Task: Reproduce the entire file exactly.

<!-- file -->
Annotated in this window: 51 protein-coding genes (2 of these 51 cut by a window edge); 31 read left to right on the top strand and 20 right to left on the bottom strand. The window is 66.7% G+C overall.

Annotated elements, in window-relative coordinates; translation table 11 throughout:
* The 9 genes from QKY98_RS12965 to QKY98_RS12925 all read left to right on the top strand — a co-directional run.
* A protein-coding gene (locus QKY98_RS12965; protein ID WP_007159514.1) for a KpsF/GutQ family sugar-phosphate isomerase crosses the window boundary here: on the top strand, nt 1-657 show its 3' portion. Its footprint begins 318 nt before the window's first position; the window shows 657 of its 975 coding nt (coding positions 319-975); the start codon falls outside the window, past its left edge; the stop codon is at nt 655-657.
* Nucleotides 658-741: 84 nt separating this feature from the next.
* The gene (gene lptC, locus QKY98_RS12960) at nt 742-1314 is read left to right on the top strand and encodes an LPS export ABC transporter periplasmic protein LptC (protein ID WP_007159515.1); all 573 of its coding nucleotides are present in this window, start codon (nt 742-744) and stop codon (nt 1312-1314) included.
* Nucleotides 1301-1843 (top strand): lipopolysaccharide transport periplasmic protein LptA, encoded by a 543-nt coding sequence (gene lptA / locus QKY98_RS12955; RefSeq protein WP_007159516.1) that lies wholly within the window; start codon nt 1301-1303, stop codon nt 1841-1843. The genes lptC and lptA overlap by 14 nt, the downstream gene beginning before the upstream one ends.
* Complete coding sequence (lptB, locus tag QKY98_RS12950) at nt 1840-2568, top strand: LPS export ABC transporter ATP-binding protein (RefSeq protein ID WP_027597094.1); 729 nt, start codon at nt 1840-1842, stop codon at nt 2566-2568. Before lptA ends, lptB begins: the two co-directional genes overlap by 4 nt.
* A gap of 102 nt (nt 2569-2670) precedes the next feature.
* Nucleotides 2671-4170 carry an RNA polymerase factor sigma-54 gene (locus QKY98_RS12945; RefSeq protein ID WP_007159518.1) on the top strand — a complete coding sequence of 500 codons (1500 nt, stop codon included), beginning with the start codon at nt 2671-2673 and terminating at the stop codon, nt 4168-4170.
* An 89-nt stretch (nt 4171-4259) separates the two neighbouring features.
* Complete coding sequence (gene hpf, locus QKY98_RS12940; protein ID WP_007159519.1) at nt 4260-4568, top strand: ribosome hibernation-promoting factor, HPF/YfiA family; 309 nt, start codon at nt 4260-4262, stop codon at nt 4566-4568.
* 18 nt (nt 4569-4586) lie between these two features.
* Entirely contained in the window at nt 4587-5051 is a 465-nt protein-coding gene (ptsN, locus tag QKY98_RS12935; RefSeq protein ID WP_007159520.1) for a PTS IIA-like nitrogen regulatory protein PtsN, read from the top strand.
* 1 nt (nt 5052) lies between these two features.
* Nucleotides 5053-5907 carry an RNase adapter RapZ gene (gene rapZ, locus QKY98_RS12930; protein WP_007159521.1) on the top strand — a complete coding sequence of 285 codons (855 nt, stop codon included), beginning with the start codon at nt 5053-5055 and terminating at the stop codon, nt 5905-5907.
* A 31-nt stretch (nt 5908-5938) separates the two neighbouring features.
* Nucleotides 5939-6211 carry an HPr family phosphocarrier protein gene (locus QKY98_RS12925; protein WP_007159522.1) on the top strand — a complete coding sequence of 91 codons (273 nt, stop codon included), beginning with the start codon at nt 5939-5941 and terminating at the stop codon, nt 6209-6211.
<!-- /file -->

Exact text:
Annotated in this window: 51 protein-coding genes (2 of these 51 cut by a window edge); 31 read left to right on the top strand and 20 right to left on the bottom strand. The window is 66.7% G+C overall.

Annotated elements, in window-relative coordinates; translation table 11 throughout:
* The 9 genes from QKY98_RS12965 to QKY98_RS12925 all read left to right on the top strand — a co-directional run.
* A protein-coding gene (locus QKY98_RS12965; protein ID WP_007159514.1) for a KpsF/GutQ family sugar-phosphate isomerase crosses the window boundary here: on the top strand, nt 1-657 show its 3' portion. Its footprint begins 318 nt before the window's first position; the window shows 657 of its 975 coding nt (coding positions 319-975); the start codon falls outside the window, past its left edge; the stop codon is at nt 655-657.
* Nucleotides 658-741: 84 nt separating this feature from the next.
* The gene (gene lptC, locus QKY98_RS12960) at nt 742-1314 is read left to right on the top strand and encodes an LPS export ABC transporter periplasmic protein LptC (protein ID WP_007159515.1); all 573 of its coding nucleotides are present in this window, start codon (nt 742-744) and stop codon (nt 1312-1314) included.
* Nucleotides 1301-1843 (top strand): lipopolysaccharide transport periplasmic protein LptA, encoded by a 543-nt coding sequence (gene lptA / locus QKY98_RS12955; RefSeq protein WP_007159516.1) that lies wholly within the window; start codon nt 1301-1303, stop codon nt 1841-1843. The genes lptC and lptA overlap by 14 nt, the downstream gene beginning before the upstream one ends.
* Complete coding sequence (lptB, locus tag QKY98_RS12950) at nt 1840-2568, top strand: LPS export ABC transporter ATP-binding protein (RefSeq protein ID WP_027597094.1); 729 nt, start codon at nt 1840-1842, stop codon at nt 2566-2568. Before lptA ends, lptB begins: the two co-directional genes overlap by 4 nt.
* A gap of 102 nt (nt 2569-2670) precedes the next feature.
* Nucleotides 2671-4170 carry an RNA polymerase factor sigma-54 gene (locus QKY98_RS12945; RefSeq protein ID WP_007159518.1) on the top strand — a complete coding sequence of 500 codons (1500 nt, stop codon included), beginning with the start codon at nt 2671-2673 and terminating at the stop codon, nt 4168-4170.
* An 89-nt stretch (nt 4171-4259) separates the two neighbouring features.
* Complete coding sequence (gene hpf, locus QKY98_RS12940; protein ID WP_007159519.1) at nt 4260-4568, top strand: ribosome hibernation-promoting factor, HPF/YfiA family; 309 nt, start codon at nt 4260-4262, stop codon at nt 4566-4568.
* 18 nt (nt 4569-4586) lie between these two features.
* Entirely contained in the window at nt 4587-5051 is a 465-nt protein-coding gene (ptsN, locus tag QKY98_RS12935; RefSeq protein ID WP_007159520.1) for a PTS IIA-like nitrogen regulatory protein PtsN, read from the top strand.
* 1 nt (nt 5052) lies between these two features.
* Nucleotides 5053-5907 carry an RNase adapter RapZ gene (gene rapZ, locus QKY98_RS12930; protein WP_007159521.1) on the top strand — a complete coding sequence of 285 codons (855 nt, stop codon included), beginning with the start codon at nt 5053-5055 and terminating at the stop codon, nt 5905-5907.
* A 31-nt stretch (nt 5908-5938) separates the two neighbouring features.
* Nucleotides 5939-6211 carry an HPr family phosphocarrier protein gene (locus QKY98_RS12925; protein WP_007159522.1) on the top strand — a complete coding sequence of 91 codons (273 nt, stop codon included), beginning with the start codon at nt 5939-5941 and terminating at the stop codon, nt 6209-6211.